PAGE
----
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Catch our own Marc Boudria at the Houston IT Symposium!

06 Aug 2015
Marc Boudria

Here at Chaotic Moon, we’re firm believers in spreading the love.

And by love, we mean knowledge, mostly.

Our own Marc Boudria will be doing just that this at the Houston IT Symposium, which takes place Thursday at The Westin Houston, Memorial City. Boudria will be featured in a breakout session, Facing the Challenges of Incorporating Innovation in Business Strategy, which is scheduled to take place in the Cypress room at 11 a.m. (Catch the whole agenda here.)

Now, it’s clearly no secret that at Chaotic Moon we place the utmost importance on innovation–and, more specifically, the necessity of innovation labs. Don’t believe us? Ask our CEO:

“Innovation is the driving force behind Chaotic Moon, behind everything we do, and it’s the reason we’ve been so successful,” said CEO Ben Lamm. “We’re constantly thinking creatively and dynamically and aggressively…trying to develop methods and products and solutions that are bigger and better. And it’s not just out of passion—the fact that we love to do this—but necessity. If you don’t innovate as a company, you’re irrelevant. You’re dead. It’s that simple.”

Aside from Lamm, Boudria is one of Chaotic Moon’s foremost experts on innovation and how it can be incorporated to help businesses succeed, and here we provide a little sneak peek of what he’ll be discussing at the Symposium…

On IT and innovation…

By nature, IT’s goal is not to innovate; it’s to maintain and sustain. It’s to keep the Jenga tower up. When you’re in IT, you don’t want to take risks; you want things you can bank on. That’s why it’s important to have an area of your company–an innovation lab like Chaotic Moon’s BASE, maybe—where you’re dedicated to exploring and experimenting and trying to find something that works, all without having the burden of worrying about failing.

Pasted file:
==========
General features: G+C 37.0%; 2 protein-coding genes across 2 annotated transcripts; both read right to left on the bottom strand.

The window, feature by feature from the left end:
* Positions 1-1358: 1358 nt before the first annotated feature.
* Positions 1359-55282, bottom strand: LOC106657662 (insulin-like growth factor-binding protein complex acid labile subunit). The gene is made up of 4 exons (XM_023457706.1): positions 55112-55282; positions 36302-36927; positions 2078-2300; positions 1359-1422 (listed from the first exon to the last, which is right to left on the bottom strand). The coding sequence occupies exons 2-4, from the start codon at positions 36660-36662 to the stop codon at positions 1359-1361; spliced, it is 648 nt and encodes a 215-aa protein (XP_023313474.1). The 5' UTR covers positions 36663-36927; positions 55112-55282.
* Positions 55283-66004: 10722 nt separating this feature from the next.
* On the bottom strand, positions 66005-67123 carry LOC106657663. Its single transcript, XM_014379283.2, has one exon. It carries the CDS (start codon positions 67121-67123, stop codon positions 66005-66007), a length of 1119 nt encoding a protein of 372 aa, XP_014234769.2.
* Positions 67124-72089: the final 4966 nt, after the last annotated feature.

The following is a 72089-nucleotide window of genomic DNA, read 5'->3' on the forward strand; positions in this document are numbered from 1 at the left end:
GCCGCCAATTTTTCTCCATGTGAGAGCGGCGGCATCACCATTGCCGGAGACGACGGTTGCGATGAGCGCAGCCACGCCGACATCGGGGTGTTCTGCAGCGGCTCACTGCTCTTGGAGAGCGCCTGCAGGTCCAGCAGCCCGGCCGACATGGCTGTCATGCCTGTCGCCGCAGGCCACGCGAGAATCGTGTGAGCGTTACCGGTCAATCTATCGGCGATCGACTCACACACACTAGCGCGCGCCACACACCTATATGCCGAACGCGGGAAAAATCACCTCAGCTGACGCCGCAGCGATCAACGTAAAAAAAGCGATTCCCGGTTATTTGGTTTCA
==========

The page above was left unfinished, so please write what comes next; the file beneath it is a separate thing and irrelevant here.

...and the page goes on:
On Chaotic Moon and innovation…

We’re at the bleeding edge of tech. There’s the cutting edge, which is still practiced. It’s new, but has maturity.The bleeding edge is the frontier; it’s where it all begins.

On innovation hurdles…

Our biggest hurdle is always finding people with the right mindset—one in which the notion of the box doesn’t exist. I can point out some of the difficulties we have when our R&D projects cross over and we start pulling in production resources. They’re used to answering a defined question, but with an R&D project, you don’t know what the endgame is. People are used to tasks, user stories and structure. R&D is very Wild Wild West-y and there’s a little gun-slinging going on. You want to go down as many rabbit holes as possible and see what’s at the end, and sometimes it’s a dead end, but sometimes there’s an entire cavern that opens up

On resistance to innovation…

There’ s no resistance to innovation at Chaotic Moon. We embody it across the board.  We don’t always have paperwork signed and ready to go before we start doing something. Sometimes you have to create for the sake of creating and what could be—and we have management that encourages it. That’s what makes Chaotic Moon different. Here everyone has that idea, that attitude, and is like “LET’S DO IT!”  That’s us.